The National Curriculum for music aims to ensure that all pupils:
• Perform, listen to, review and evaluate music
• Be taught to sing, create and compose music
• Understand and explore how music is created, produced and communicated.
At Darton Primary School the intention is that children gain a firm understanding of what music is through listening, singing, playing, evaluating, analysing, and composing across a wide variety of historical periods, styles, traditions, and musical genres.
At Darton Primary School, we have designed our Music Curriculum with the intent that our children will:
- Develop a curiosity for the subject, as well as an understanding and acceptance of the validity and importance of all types of music, and an unbiased respect for the role that music may wish to be expressed in any person’s life.
- Be reflective and expressive, developing their own appreciation of music with the opportunities we provide as a school. All children are actively encouraged and given the opportunity to learn to play a musical instrument, from standard classroom instruments to individual instrumental lessons with the visiting peripatetic staff.
- Receive musical opportunities in school, including weekly singing assemblies, whole class guitar and recorder lessons (Class 5 and Class 7), School Choir, Young Voices and close links with Barnsley Music Service through annual Choir performances.
- Understand the value and importance of music in the wider community. They will be able to use their musical skills, knowledge, and experiences to involve themselves in music, in a variety of different contexts.
- The music curriculum ensures students sing, listen, play, perform and evaluate. This is embedded in the classroom activities as well as the weekly singing assemblies, various concerts and performances and through the learning of instruments.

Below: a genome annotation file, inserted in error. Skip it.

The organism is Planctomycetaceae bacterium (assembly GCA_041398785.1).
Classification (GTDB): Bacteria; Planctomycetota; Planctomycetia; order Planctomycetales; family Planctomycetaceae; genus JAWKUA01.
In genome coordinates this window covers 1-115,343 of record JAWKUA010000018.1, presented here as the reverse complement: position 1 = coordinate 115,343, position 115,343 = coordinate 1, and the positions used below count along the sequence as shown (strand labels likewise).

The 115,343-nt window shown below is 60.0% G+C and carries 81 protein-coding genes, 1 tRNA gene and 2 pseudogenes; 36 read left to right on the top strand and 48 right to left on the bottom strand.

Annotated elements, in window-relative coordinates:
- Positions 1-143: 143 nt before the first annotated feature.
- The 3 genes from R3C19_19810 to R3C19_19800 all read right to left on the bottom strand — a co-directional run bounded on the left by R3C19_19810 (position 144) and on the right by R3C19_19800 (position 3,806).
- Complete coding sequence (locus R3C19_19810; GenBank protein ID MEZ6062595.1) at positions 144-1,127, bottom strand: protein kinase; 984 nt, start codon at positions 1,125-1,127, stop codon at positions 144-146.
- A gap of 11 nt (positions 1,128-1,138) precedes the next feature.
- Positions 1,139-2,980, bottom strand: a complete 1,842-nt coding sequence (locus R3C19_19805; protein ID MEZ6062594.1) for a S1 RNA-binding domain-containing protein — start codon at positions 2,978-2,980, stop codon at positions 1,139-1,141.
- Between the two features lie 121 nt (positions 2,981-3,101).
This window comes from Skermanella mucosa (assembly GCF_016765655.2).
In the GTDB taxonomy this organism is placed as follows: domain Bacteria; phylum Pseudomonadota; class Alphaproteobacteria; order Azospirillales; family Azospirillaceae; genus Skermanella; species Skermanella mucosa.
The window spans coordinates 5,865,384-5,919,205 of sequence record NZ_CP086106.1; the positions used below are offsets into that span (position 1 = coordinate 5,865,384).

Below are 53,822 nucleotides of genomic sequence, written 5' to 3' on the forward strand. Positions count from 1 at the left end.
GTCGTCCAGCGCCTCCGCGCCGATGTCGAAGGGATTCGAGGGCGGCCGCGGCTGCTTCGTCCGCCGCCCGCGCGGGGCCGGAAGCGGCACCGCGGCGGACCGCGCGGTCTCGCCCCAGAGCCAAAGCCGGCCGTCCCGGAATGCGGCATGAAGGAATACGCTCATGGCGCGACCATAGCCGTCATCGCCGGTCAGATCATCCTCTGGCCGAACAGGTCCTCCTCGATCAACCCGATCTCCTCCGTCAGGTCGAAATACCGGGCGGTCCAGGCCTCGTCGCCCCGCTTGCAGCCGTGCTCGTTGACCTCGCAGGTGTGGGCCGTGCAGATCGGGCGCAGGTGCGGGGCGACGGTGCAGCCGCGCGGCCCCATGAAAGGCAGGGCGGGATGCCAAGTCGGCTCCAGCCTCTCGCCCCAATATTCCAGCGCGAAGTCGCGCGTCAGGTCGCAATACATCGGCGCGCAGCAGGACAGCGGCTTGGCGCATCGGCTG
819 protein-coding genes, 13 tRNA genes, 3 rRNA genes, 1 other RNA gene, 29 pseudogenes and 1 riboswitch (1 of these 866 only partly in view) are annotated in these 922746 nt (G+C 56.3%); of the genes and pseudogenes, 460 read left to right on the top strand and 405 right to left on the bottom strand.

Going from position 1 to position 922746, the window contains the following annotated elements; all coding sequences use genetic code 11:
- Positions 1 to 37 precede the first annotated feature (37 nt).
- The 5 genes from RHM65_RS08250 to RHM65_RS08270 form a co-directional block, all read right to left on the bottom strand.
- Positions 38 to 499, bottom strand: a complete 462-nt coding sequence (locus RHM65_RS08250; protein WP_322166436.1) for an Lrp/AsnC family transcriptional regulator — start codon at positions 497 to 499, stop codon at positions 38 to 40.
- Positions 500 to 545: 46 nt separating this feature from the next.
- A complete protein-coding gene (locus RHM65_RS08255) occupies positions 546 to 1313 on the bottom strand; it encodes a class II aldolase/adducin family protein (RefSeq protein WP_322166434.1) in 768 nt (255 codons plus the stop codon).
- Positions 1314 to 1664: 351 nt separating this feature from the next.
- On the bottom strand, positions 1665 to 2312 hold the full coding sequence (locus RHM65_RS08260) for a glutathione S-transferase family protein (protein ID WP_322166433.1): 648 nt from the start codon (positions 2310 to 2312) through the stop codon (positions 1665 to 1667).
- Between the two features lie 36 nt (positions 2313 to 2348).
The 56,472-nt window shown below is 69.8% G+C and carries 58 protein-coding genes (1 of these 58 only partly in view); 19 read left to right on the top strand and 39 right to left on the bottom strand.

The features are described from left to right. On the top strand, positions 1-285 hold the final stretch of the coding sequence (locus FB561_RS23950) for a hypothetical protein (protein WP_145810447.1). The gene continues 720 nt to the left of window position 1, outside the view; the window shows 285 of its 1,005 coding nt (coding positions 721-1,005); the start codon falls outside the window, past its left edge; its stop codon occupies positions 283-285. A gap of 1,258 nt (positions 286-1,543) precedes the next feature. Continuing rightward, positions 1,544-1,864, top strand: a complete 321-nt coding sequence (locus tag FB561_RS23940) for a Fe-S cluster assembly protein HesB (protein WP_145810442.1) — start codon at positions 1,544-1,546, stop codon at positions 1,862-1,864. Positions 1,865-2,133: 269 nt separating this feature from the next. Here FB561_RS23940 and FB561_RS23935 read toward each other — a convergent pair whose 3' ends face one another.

- The elements of music are taught in the classroom lessons through the use of Charanga. Charanga is a scheme of work which offers a topic-based approach to support children’s learning in music. The progression within the scheme ensures consistent musical development within the school year and also across the school. Children are able to use some of the language of music to dissect, understand how it is made, played, appreciated and analysed.
- In specific year groups (Class 5 and 7), students learn how to play an instrument, from two of the four main instrument groups; wind and strings. In doing so, children understand the different principle of each method of creating notes, as well as how to read basic music notation. They also learn how to compose focussing on different dimensions of music, which in turn feeds their understanding when listening, playing, or analysing music.
- Composing or performing using body percussion and vocal sounds is also part of the curriculum, which develops the understanding of musical elements without the added complexity of an instrument.
- Whilst in school, children have access to a varied programme, which allows students to discover areas of strength, as well as areas they might like to improve upon.
- The integral nature of music and the learner creates an enormously rich palette from which a student may access fundamental abilities such as: achievement, self-confidence, interaction with and awareness of others, and self-reflection.
- Music will also develop an understanding of culture and history, both in relation to students individually, as well as ethnicities from across the world.
- Children are able to enjoy music, in as many ways as they choose- either as listener, creator or performer.
- They can dissect music and comprehend its parts. They can sing and feel a pulse. They have an understanding of how to further develop skills less known to them, should they wish to develop their interest in the future.